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EMBO J. 1992 Apr;11(4):1383-90.

p53: a transdominant regulator of transcription whose function is ablated by mutations occurring in human cancer.

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National Cancer Institute, NCI-Navy Medical Oncology Branch, Bethesda, MD.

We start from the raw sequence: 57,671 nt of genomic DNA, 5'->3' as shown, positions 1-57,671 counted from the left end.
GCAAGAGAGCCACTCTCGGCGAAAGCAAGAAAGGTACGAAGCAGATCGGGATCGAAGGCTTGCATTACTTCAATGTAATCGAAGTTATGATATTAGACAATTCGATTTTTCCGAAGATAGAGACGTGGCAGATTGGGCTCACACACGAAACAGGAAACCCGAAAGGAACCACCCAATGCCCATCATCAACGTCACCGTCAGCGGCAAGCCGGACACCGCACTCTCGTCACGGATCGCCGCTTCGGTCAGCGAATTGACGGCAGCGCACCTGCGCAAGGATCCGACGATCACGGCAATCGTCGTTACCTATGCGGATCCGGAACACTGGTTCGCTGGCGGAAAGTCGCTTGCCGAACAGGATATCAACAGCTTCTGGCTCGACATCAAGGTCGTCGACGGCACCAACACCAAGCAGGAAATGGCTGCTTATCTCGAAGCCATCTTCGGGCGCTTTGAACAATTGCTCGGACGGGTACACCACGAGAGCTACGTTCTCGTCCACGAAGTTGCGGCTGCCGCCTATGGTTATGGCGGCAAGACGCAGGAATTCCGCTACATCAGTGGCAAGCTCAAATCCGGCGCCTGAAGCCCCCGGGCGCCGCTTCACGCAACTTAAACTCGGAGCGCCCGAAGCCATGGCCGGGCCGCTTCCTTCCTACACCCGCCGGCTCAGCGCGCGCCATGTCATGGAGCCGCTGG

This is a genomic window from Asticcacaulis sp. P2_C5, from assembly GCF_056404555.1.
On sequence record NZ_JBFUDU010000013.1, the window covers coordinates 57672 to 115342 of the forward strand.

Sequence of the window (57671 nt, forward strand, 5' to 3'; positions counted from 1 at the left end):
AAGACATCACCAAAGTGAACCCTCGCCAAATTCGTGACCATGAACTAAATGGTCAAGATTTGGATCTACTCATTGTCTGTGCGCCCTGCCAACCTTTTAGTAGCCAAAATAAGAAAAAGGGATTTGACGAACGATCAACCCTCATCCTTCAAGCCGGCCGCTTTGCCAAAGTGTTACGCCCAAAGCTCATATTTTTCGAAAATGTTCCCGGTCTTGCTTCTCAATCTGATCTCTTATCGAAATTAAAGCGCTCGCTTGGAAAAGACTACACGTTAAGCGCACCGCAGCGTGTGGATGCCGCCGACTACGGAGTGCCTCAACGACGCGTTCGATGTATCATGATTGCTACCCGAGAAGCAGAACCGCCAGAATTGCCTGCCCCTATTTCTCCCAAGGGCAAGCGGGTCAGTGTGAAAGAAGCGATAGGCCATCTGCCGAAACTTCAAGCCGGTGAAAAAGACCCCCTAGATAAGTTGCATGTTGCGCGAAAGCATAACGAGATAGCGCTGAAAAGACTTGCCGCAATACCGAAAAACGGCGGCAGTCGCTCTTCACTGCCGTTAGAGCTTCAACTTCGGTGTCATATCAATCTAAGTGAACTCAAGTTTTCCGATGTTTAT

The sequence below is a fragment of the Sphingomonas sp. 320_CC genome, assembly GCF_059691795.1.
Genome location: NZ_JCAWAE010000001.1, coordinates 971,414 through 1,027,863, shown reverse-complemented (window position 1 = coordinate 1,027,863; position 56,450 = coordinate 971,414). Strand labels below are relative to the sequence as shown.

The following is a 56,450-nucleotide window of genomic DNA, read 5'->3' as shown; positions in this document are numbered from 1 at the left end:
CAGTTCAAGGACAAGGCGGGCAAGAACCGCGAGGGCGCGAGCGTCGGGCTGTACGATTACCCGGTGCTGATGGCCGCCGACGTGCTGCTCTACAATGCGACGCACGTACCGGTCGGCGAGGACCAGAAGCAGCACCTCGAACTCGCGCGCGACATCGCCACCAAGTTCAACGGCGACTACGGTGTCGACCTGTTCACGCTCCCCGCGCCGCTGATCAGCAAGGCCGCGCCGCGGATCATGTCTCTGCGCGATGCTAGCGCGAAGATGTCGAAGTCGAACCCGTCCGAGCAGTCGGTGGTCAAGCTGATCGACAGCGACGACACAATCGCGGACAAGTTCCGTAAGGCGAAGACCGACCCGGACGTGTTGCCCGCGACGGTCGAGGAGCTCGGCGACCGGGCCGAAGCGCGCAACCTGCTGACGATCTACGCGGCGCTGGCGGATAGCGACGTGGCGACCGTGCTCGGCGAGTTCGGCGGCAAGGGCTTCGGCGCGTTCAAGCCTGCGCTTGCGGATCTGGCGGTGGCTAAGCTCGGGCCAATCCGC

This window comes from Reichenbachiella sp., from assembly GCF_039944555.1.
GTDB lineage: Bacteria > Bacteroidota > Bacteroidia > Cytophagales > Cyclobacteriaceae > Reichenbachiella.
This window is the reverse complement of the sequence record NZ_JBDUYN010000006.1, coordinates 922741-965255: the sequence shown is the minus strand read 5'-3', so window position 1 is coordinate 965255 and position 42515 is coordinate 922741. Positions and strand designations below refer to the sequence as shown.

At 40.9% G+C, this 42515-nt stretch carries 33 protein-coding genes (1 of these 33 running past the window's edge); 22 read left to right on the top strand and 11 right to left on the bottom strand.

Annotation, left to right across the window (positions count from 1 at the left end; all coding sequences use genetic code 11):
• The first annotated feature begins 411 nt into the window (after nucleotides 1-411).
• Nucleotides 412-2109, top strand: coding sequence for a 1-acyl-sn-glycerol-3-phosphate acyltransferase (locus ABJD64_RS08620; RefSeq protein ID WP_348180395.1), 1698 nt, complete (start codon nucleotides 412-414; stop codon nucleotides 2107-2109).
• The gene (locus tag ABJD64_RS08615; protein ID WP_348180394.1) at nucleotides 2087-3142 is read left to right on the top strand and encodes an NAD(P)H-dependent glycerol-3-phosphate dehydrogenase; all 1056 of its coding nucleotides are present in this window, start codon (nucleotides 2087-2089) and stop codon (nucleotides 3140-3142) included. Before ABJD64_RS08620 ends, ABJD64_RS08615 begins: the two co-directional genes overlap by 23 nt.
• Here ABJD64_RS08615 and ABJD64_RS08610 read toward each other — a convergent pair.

Gal4-p53 fusion constructs demonstrate that wild type p53 is a potent transactivator in human lung cancer cells with the transactivation domain for p53 residing in amino acids 1-42. Strikingly, a variety of lung cancer derived p53 mutations occurring outside this domain disrupt this activity. Temperature sensitive conformational shifts of p53 mutant proteins to the wild type form exist and, with a temperature downshift, several mutants become transcriptionally active. Wild type p53 protein is known to form oligomers with mutant p53 and cotransfection of wild type and mutant genes shows that p53 acts in a transdominant manner that is independent of the DNA binding specificity. Transcription is either increased or decreased depending on whether the wild type is more or less abundant than the mutant form. Finally, lung cancers differ in their ability to support the transactivation related functions, providing evidence of other abnormalities of the p53 system in human cancer.

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